In July 2010 limited-edition Silk Cut Superslims packs with floral designs were introduced43 and in September of this same year packs containing 14 cigarettes (see figure 2), rather than the standard 10 or 20, were introduced for Silk Cut Purple as an alternative to down trading and to boost the range.44 In respect to pack size, Article 16.3 of the Framework Convention on Tobacco Control states that parties should endeavour to prohibit the sales of cigarettes in ‘small packets’, as this increases the affordability of such products to minors.1 For those countries that do not have a minimum pack size, or as is the case in the UK, a minimum pack size of only 10, tobacco companies are free to introduce these smaller packets. In November 2010 Silk Cut Menthol featured packs with three limited-edition designs and green, instead of the usual silver, inner foil.45 Tobacco industry journals highlight the value of the inner foil, regarded as the final part of the brand experience before reaching the cigarettes46 and a decorative enhancement considered to increase overall appeal, heighten brand identity and create higher purchase intent.47 ,48
In June 2011 the limited-edition V-pack (figure 2), with an innovative method of opening and inner frame, was introduced for the king size range.49 These previous examples (figure 3) show that it is not only the graphical and structural design of packaging, including imagery, colour, size, shape, texture and style of opening, which has been used to enhance appeal for the Silk Cut house, but also other pack elements such as the cellophane, foil and inserts. In October three limited-edition Autumn/Winter pack designs were introduced for Silk Cut Purple, Silver and Blue, this time featuring an acorn, leaves or an ice cube to represent the changing seasons.50 Most recently, in December 2011, new brand variant Silk Cut Choice was brought to market. ‘Choice’ has a capsule in the filter which can be burst to change the flavour of the cigarette to menthol. Although the first such product in the UK market, it was quickly followed by Lucky Strike ‘Click & Roll’, Pall Mall ‘Click On’, Lambert & Butler ‘Fresh Burst’, Benson & Hedges ‘Dual’ and Vogue Perle ‘Capsule’. Similar products are now available across most of the world, since being first introduced in Japan in 2007,51 but the fact that three tobacco companies released six similar product offerings within 6 months provides an insight into the importance of new product development,52 communicated in all cases via the packaging (figure 2).
Silk Cut's market share within the premium cigarette segment has grown for seven consecutive years, since the ban on tobacco advertising, promotion and domestic sponsorship,53 from 14.7% in 2004 to 15.8% in 2008 and 18.7% in 2011.34 ,54 Based upon the size of the premium sector and Silk Cut's share of this sector, overall share of the cigarette market for Silk Cut declined from 2004 to 2008, but increased from 2008 to 2011. Considering the move away from premium cigarettes in the UK since the mid-1990s20 the fact that a premium cigarette brand, supported only by the packaging, is able to experience any growth is testament to the value of the packaging. This growth in overall cigarette market share from 2008 onwards is even more striking given that the UK entered a recession in the second quarter of 2008,16 is reported to be suffering from the longest economic depression in a century55 and has taxation on cigarettes which is now among the highest in the world.56 In addition, picture health warnings were introduced on packs during this time, although only on the reverse panel of packs, and the UK is regarded as having the strongest tobacco control in Europe.57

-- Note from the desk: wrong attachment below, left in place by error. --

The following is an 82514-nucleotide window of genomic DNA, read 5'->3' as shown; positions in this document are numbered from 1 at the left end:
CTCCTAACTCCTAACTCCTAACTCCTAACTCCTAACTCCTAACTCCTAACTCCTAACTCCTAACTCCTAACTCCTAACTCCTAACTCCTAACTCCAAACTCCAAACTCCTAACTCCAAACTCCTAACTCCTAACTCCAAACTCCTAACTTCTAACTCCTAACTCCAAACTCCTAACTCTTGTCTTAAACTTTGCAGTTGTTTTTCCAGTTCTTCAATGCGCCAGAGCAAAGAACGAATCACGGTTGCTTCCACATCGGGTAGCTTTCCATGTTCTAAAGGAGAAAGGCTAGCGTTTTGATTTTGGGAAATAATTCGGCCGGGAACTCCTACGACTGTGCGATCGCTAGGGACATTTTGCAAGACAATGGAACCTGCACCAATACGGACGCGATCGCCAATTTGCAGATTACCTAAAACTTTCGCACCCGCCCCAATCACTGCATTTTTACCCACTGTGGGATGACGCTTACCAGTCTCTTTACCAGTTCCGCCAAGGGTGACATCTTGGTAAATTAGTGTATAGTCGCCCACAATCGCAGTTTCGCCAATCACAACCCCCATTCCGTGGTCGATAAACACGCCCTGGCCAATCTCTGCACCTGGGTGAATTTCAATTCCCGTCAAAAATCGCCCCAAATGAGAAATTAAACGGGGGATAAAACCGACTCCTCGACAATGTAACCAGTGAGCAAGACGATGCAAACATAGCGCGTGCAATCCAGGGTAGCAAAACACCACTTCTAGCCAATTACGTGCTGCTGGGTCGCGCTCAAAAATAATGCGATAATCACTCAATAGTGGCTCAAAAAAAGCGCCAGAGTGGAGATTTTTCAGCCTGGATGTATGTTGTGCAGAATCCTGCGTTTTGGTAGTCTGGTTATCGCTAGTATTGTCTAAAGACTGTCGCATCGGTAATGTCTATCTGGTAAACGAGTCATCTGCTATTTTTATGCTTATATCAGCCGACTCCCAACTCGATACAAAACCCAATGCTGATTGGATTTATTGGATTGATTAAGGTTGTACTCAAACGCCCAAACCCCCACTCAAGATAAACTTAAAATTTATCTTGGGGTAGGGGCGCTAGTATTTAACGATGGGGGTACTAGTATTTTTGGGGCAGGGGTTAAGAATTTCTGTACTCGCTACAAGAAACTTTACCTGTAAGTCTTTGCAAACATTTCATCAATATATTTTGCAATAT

The Silk Cut experience, that is the success of a premium brand in an increasingly hostile market, helps explain why a tobacco industry journal alludes to packaging as ‘the last chance marketing saloon’.37 The fact that packaging can be used to successfully promote the most expensive tobacco products in the UK has implications for other countries, whether they have strong controls on tobacco marketing or have not yet reached this point. Australia is an exception as the Commonwealth Government has been the first to ‘call time’, with plain packaging to be fully implemented by December 2012. By introducing such a measure, Australia can lay claim to being the country with the most ‘complete’ marketing ban. However, with only 0.3% of global cigarette sales58 and volumes predicted to decline in Australia,59 the ‘marketing saloon’ remains very much open for business elsewhere.
What this study adds
It is widely accepted that tobacco packaging is an important promotional and communications tool. What is less well known is how packaging is used for premium cigarette brands following comprehensive bans on tobacco advertising, sponsorship and promotion.
This paper details how packaging has been used for a premium cigarette brand, Silk Cut, following an advertising ban in the UK.
Aside from the graphical and structural design of packaging, including imagery, colour, size, shape, texture and style of opening, other elements of the packaging, including the cellophane, foil, inner frame and inserts, have all been used to enhance appeal for the Silk Cut house.
The authors would like to thank Professors Sally Haw, Ann McNeill, Amanda Amos and Linda Bauld for their comments on earlier drafts of this paper.